We left Carawine Gorge to travel on rather muddy roads as the rain had mostly passed just to the north of us and followed our route all the way to the Northern Territory border. The Telfer road was not closed following the rain and was still being used by mining trucks. Our rig was soon covered in red mud. This road deviates to the north around the Telfer mining settlement, as special permission needs to be obtained to enter the mining area.
The colours of the desert. Low long sand dunes in orange shades like the near one or red like the one in the distance contrast with the bluish green of the spinifex and occasional patches of flowering shrubs.
Passing through the northern section of the Karlamilyi (Rudall
We did not visit the attractions in the south western part of the this huge National Park. Karlamilyi (
Crossing a dune. The road has been formed to create a firm base for all traffic.
Breakaway hills as we neared Kunawarritji. This tiny desert community centres around the store, which supplies fuel at the high
price of $3.20 per litre. This was the highest price we paid for diesel that year. Fuel is trucked to Kunawarritji in drums,
and most people travelling the
Kunawarritji is near Well 33 and approximately half way along the
After leaving Kunawarritji, we soon reach the
We shared the camping area with several groups of travellers. In the morning camels visited the campground.
Leaving Well 33 after a peaceful night. The morning was a flurry of activity as the groups packed up their camps, filled their
water canisters and headed on their way be it north or south along the
As we headed east from the
Jupiter Well is a popular and lovely camp ground in a grove of elegant desert oak trees. A bore with a manual pump provides good water at the camp, although nothing else is provided. We, and other campers heading in the opposite direction, spent a pleasant weekend at Jupiter Well. The original Jupiter Well site is on the opposite side of the road.
Gary Junction is at the junction of the Jenkins Track from the west, the
Along this lovely remote and quiet red track, a lone car approached, and flagged us down. The driver called out to introduce himself. My husband recognised him instantly. They had worked in the same area for many years and he now lived in another state. One car all day and we knew each other. News over the past few years was shared over cups of tea in the middle of the road.
Jupiter Well was dug between 20th to 24th August in 1961 by a division of National Mapping Survey Team who spent some months surveying in the desert and looking to avoid trucking water 480 kilometres from near Mount Liebig in the Northern Territory. It was named after the planet Jupiter was reflected in the well late on the night of the 22nd.
Near a crest with a communications tower is the wreck of someoneís dream. The remains of a caravan lie upside down by the road. Someone has place the toilet on the top. Recovery costs in the event of an accident or breakdown often outweigh the value of the vehicle, so wrecks are regularly seen in the outback.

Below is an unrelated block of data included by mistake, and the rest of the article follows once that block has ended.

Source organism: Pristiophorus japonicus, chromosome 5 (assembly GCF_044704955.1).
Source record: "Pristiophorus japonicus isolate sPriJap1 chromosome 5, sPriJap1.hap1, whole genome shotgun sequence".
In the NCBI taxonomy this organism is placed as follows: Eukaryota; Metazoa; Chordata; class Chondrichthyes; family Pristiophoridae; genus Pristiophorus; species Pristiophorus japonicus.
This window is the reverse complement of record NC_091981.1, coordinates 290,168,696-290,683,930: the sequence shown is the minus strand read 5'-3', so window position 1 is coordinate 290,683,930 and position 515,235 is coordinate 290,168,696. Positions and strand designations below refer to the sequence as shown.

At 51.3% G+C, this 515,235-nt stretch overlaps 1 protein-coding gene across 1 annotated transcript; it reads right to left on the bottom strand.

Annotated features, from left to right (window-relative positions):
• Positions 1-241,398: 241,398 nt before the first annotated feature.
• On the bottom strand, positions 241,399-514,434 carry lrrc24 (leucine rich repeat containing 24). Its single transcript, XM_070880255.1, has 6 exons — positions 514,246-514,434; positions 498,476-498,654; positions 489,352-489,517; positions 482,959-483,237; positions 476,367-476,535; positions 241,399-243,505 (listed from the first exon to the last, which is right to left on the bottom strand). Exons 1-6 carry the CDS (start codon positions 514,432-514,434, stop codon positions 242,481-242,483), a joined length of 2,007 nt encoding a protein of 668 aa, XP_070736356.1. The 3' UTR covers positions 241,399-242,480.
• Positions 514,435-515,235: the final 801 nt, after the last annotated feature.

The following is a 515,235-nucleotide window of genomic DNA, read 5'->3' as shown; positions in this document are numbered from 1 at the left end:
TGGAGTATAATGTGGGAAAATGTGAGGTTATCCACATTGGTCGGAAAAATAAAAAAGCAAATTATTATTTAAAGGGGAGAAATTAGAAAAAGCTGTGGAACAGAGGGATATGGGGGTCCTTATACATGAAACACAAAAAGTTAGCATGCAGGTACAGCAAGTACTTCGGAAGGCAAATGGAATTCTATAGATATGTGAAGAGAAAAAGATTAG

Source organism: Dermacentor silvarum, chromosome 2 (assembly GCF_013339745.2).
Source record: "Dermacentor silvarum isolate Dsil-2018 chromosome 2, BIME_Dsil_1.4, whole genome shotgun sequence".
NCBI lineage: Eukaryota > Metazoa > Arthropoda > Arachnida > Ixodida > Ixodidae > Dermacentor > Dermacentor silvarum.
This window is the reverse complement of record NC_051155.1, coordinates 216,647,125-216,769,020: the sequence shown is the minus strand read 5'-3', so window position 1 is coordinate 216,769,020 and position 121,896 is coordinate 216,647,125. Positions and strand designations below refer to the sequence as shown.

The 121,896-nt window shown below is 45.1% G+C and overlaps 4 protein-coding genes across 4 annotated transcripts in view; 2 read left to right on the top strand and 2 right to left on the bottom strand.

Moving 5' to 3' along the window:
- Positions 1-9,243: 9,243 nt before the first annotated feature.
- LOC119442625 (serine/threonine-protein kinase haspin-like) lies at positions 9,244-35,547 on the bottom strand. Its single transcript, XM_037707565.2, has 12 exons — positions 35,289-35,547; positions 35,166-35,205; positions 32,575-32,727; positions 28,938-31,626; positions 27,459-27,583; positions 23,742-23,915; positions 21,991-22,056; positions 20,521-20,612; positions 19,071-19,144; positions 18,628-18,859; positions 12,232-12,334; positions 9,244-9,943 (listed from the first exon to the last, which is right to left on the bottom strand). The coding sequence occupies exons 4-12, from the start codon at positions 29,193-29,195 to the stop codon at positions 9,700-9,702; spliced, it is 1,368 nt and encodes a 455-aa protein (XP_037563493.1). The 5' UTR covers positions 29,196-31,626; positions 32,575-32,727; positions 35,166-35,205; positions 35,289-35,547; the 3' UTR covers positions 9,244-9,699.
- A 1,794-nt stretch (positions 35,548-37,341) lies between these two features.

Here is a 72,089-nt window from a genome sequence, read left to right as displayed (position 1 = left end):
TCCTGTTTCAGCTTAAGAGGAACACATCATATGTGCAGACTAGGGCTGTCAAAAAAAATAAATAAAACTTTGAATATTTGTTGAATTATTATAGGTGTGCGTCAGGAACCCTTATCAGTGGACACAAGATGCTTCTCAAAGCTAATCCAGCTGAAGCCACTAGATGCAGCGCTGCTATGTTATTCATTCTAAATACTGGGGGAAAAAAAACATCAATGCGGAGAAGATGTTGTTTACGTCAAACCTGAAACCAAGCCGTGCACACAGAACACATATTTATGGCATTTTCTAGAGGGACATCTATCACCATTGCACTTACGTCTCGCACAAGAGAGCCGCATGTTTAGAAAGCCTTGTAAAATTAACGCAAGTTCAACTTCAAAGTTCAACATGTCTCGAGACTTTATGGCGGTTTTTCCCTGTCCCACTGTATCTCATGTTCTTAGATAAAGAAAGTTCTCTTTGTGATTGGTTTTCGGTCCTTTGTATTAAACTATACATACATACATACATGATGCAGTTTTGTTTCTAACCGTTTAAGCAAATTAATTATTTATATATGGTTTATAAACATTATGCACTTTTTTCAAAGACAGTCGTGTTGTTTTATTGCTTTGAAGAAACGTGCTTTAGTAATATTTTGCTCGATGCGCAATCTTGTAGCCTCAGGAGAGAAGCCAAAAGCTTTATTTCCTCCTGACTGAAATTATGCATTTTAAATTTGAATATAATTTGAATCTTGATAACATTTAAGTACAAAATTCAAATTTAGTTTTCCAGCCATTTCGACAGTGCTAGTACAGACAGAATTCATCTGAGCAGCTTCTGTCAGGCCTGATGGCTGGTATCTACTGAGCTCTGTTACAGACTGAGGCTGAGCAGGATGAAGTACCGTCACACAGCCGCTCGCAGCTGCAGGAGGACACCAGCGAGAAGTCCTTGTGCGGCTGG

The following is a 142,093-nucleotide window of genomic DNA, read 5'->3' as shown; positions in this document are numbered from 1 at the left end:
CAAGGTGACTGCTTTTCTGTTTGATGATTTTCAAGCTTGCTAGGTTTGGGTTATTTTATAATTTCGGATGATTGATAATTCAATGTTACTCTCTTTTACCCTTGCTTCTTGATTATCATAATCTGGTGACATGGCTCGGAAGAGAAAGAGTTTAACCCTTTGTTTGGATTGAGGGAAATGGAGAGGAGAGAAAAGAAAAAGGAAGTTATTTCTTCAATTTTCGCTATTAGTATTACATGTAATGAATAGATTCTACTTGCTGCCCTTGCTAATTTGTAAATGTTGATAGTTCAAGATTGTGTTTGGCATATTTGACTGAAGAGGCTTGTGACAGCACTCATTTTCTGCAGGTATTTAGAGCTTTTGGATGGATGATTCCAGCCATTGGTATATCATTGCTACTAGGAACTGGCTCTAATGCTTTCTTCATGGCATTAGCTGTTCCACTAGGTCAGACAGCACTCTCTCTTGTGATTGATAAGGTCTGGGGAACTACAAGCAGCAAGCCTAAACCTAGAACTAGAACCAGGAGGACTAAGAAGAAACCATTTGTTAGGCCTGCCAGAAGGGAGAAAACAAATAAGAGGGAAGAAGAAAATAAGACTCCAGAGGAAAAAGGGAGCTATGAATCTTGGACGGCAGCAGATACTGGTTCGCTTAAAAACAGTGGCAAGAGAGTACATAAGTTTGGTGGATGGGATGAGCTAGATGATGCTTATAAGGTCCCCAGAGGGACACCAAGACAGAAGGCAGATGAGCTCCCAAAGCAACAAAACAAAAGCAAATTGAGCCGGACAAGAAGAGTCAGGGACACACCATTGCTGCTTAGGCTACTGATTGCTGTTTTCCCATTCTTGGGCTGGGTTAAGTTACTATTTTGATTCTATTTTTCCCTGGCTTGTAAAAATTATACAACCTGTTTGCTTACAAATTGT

The well was re-dug in 1985, but now there is little more than a depression in the ground. A plaque placed at that time shows
the nearest watering points were at Kiwirrkurra 147 kilometres to the east and Well 35 (on the
A little further east of this point is a water tank set back from the road. Another traveller told us the water is very good. We did not investigate, but good to know for anyone who may be stranded in the area and in need of water.
A loop road goes to the Kiwirrkurra township, where the burnt out remains of Len Beadellís truck is on display. It was burnt out approximately thirty kilometres east of Kiwirrkurra, and was set up as a display at Kiwirrkurra in 2004.
On 1st July 1963 Len salvaged the tray floor and six springs for repairs to their current fridge trailer.
From our overnight stop near Dovers Hills, towards the
Soil colours varied as we continued towards the
A Len Beadell marker, as we crossed from
In March 2001 the entire settlement was flooded and evacuated. Since then levy banks and drains have been constructed on two sides of the settlement to divert water away from the town.
A Western Australian Department of Planning report in 2004 indicated that tourists did not visit Kiwirrkurra, and of an estimated 800 to 1,000 vehicles passing each year, only around ten to fifteen entered the settlement.
The Last Desert Nomads: In October 1984, a family of nine Pintubi, referred to as the ĎLost Nomadsí or the ĎPintupi Nineí, were reunited with their extended family at Kiwirrkurra. Until this time the small group had lived a traditional nomadic life moving from waterhole to waterhole. It is believed they had become separated from other Pintupi more than twenty years earlier, and when found, the group had never seen a motor vehicle, worn clothes nor had any contact with Western society. Read more about the 'Pintupi Nine'.
Kiwirrkurra is an small Aboriginal settlement of twenty five homes which was commenced in 1984 for Pintubi people who wanted to return
to their lands from Papunya in the
It is signed:
TO THE PINTUBI
MAY HIS WISDOM DESCEND UPON YOU LIKE THE WATER UPON THESE ROCKS